We now have an early version of a native .NET client for calling algorithms and interacting with our Data APIs. This guide will give you a walkthrough of how to use the new .NET client. The client is open-sourced and available on GitHub.
The Algorithmia .NET client supports .NET Standard 2.0 which means it can be used within apps targeting:
- .NET Core
- ASP.NET Core
- .NET Framework (> 4.6.1)
- Universal Windows Platform Apps
Getting Started with Algorithmia in .NET
The Algorithmia client is available on NuGet.org and is as easy as adding the package to your .NET project using Visual Studio or the NuGet Packet Manager.
Calling your first algorithm
Calling an algorithm is extremely simple with the .NET Client. You first create a client using your API key.
A single algorithm may have different input and output types, or accept multiple types of input, so consult the algorithm’s description for usage examples specific to that algorithm.
Your account can make up to 80 Algorithmia requests at the same time (this limit can be raised if needed).
Create a Data Collection
This section will show how to create a data collection which is essentially a folder of data files hosted on Algorithmia for free.
Start with adding the required import and creating the client as we did before.
Now create a data collection called nlp_directory:
A Data URI uniquely identifies files and directories and contains a protocol “data://” and path “YOUR_USERNAME/data_collection”. For more information on the Data URI see the Data API Specification.
Instead of your username you can also use ‘.my’ when calling algorithms. For more information about the ‘.my’ pseudonym check out the Hosted Data Guide.
Work with Directory Permissions
When we created the data collection in the previous code snippet, the default setting is
ReadDataAcl.MY_ALGOS which is a permission type that allows other users on the platform to interact with your data through the algorithms you create if you decide to contribute to algorithm development. This means users can call your algorithm to perform an operation on your data stored in this collection, otherwise the algorithm you created would only work for you.
In order to inspect the data collection’s permission type and update those permissions to private:
Notice that we changed our data collection to private, which means that only you will be able to read and write to your data collection.
Note that read access that is set to the default
DataMyAlgorithms allows any algorithm you call to have access to your data collection so most often, this is the setting you want when you are calling an algorithm and are an application developer.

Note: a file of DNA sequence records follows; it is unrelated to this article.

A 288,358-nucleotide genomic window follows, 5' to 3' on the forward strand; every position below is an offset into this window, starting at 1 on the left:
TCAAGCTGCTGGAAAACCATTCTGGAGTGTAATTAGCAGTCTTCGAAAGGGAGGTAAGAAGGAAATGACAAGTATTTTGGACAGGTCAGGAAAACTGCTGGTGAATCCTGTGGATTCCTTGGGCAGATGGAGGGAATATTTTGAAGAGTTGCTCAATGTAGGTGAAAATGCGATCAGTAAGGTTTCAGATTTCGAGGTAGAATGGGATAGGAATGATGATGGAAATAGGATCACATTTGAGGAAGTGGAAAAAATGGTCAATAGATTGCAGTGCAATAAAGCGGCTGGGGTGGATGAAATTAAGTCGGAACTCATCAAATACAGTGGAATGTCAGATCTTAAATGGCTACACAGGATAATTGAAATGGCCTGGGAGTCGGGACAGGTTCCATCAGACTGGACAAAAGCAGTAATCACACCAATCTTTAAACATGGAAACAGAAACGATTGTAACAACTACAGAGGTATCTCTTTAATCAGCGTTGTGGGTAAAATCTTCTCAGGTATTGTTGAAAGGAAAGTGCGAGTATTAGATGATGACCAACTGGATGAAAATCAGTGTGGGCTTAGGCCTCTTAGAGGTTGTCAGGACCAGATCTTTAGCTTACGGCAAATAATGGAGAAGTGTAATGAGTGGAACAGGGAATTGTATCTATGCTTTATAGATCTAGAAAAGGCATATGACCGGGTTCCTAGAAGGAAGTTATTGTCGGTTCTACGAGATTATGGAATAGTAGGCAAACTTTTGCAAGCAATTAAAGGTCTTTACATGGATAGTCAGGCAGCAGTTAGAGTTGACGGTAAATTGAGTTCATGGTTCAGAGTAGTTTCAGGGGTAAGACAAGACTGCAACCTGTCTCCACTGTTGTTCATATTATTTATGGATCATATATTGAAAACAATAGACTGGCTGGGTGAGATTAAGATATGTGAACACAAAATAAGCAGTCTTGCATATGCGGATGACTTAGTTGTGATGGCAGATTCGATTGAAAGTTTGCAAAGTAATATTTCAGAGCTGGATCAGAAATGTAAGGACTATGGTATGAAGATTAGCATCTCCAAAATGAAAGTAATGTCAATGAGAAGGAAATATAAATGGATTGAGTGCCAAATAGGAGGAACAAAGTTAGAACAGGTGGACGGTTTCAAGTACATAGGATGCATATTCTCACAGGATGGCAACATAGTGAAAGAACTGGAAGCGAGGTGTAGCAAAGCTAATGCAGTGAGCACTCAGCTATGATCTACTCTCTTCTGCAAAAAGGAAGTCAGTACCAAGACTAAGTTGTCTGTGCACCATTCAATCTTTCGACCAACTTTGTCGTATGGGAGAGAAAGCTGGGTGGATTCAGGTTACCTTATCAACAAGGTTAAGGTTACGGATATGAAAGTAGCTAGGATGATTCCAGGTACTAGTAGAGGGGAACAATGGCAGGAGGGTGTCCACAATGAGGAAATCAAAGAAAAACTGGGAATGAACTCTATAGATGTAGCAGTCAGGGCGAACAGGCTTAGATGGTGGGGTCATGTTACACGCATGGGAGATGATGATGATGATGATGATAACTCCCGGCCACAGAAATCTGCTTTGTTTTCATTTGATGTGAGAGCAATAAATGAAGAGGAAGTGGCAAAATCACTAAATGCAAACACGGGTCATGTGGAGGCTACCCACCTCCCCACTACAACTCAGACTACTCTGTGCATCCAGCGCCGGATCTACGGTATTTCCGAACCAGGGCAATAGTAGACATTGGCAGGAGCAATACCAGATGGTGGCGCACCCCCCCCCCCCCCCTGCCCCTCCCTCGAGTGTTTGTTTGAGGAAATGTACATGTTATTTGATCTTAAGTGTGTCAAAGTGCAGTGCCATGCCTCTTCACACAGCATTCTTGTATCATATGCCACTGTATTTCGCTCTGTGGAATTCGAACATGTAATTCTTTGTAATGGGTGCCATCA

For more information on collection-based Access Control Lists (ACLs) and other data collection permissions go to the Hosted Data Guide.
Upload Data to your Data Collection
So far you’ve created your data collection and checked and updated directory permissions. Now you’re ready to upload a local text file to your data collection using the Data API.
First add the necessary dependencies:
Then create a variable that holds the local path to the file you will be uploading and a DataFile object that represents the destination in the nlp_directory data collection we created earlier:
Next upload your local file using the
This method will replace a file if it already exists. If you wish to avoid replacing a file, check if the file exists before using this.
You can confirm that the file was created by navigating to Algorithmia’s Hosted Data Source and finding your data collection and file.
Downloading Data from a Data Collection
Next check if the file that you just uploaded to data collections exists, and try downloading it to a (new) local file:
This copies the file from your data collection and saves it as a file on your local machine, storing the filename in the variable
Alternately, if you just need the text content of the file to be stored in a variable, you can retrieve the remote file’s content without saving the actual file:
This will get your file as a string, saving it to the variable
input. If the file was binary (an image, etc), you could instead use the function
.getBytes() to retrieve the file’s content as a byte array. For more image-manipulation tutorials, see the Computer Vision Recipes.
Now you’ve seen how to upload a local data file, check if a file exists in a data collection, and download the file contents as a string.
For more methods on how to get a file using the Data API from a data collection go to the API Specification.